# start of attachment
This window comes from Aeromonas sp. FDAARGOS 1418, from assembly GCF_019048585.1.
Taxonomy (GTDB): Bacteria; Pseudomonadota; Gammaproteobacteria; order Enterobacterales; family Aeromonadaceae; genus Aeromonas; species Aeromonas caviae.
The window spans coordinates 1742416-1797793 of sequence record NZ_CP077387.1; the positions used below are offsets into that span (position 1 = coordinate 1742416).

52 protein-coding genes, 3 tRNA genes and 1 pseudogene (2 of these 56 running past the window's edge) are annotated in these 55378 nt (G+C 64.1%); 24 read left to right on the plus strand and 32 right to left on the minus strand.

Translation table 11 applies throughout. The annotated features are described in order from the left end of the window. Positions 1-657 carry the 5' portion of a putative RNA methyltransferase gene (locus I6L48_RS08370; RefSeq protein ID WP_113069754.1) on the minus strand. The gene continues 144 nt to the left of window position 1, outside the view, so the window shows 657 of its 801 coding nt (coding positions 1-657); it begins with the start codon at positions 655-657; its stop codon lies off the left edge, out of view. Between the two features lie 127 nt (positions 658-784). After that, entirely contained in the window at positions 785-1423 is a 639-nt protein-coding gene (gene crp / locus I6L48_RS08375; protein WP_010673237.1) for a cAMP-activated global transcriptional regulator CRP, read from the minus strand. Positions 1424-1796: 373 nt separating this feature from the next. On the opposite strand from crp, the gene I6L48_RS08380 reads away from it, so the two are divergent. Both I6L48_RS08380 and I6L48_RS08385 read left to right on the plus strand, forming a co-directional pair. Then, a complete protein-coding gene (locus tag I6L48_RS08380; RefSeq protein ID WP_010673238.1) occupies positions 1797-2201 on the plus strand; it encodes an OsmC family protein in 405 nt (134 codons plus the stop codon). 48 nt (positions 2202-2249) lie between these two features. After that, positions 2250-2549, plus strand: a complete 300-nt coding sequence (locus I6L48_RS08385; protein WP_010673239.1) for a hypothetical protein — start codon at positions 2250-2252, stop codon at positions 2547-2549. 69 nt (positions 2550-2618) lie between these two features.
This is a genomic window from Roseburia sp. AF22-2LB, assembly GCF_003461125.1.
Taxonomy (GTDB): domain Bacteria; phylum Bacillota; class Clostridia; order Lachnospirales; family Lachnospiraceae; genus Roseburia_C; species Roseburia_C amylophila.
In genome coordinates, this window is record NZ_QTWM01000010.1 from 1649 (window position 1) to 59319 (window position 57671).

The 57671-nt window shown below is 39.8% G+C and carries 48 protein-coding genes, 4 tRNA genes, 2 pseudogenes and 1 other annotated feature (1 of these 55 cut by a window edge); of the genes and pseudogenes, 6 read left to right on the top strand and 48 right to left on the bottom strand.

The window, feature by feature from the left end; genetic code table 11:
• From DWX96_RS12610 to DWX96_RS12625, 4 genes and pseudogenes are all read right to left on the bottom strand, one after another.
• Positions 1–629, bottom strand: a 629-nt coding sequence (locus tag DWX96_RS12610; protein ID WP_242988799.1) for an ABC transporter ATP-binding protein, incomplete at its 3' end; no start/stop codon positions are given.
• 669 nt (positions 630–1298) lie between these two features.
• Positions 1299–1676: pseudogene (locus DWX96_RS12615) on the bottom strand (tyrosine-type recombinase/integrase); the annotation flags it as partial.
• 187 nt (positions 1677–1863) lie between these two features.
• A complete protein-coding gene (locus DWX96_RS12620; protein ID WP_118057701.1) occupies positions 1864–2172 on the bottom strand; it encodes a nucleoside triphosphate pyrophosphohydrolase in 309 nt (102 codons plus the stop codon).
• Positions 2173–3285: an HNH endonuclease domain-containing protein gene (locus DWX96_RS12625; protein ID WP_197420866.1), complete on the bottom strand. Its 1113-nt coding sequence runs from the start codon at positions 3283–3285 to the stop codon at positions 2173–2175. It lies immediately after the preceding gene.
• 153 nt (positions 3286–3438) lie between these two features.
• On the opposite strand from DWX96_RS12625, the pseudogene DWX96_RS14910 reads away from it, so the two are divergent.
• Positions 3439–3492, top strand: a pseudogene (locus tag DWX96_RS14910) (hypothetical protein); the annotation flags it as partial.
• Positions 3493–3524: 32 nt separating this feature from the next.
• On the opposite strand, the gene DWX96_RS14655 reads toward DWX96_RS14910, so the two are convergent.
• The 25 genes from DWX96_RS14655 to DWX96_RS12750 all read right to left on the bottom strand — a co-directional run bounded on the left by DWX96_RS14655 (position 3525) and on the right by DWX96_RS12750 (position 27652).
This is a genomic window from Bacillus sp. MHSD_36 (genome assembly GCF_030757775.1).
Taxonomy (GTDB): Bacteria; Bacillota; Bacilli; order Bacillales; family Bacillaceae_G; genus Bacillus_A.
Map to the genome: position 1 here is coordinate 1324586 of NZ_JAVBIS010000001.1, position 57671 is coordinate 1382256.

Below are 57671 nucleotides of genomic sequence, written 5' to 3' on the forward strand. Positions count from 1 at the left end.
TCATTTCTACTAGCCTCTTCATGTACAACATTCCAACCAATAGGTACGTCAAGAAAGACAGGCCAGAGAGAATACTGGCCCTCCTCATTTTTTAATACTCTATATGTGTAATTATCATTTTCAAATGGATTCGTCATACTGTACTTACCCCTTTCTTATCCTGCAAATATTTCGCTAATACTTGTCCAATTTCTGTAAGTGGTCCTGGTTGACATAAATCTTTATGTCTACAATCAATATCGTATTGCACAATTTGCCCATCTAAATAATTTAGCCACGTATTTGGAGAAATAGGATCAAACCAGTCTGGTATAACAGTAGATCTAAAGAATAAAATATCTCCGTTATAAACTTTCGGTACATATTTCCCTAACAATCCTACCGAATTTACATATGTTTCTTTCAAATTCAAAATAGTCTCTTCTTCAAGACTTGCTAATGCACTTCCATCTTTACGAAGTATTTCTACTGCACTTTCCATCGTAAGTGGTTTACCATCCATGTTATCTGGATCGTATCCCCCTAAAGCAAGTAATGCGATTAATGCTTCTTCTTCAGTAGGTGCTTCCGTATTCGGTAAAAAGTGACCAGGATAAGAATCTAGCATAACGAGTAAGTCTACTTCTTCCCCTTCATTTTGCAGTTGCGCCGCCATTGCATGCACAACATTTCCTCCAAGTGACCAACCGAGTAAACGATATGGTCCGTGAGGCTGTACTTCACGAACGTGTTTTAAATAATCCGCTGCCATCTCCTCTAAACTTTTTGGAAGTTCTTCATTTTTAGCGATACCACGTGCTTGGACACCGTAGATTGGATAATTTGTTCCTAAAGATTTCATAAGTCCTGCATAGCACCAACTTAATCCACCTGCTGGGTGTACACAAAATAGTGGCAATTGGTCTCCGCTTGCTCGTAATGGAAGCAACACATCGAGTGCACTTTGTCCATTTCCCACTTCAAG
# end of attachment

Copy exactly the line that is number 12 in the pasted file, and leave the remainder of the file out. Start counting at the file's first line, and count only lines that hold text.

• Positions 1–629, bottom strand: a 629-nt coding sequence (locus tag DWX96_RS12610; protein ID WP_242988799.1) for an ABC transporter ATP-binding protein, incomplete at its 3' end; no start/stop codon positions are given.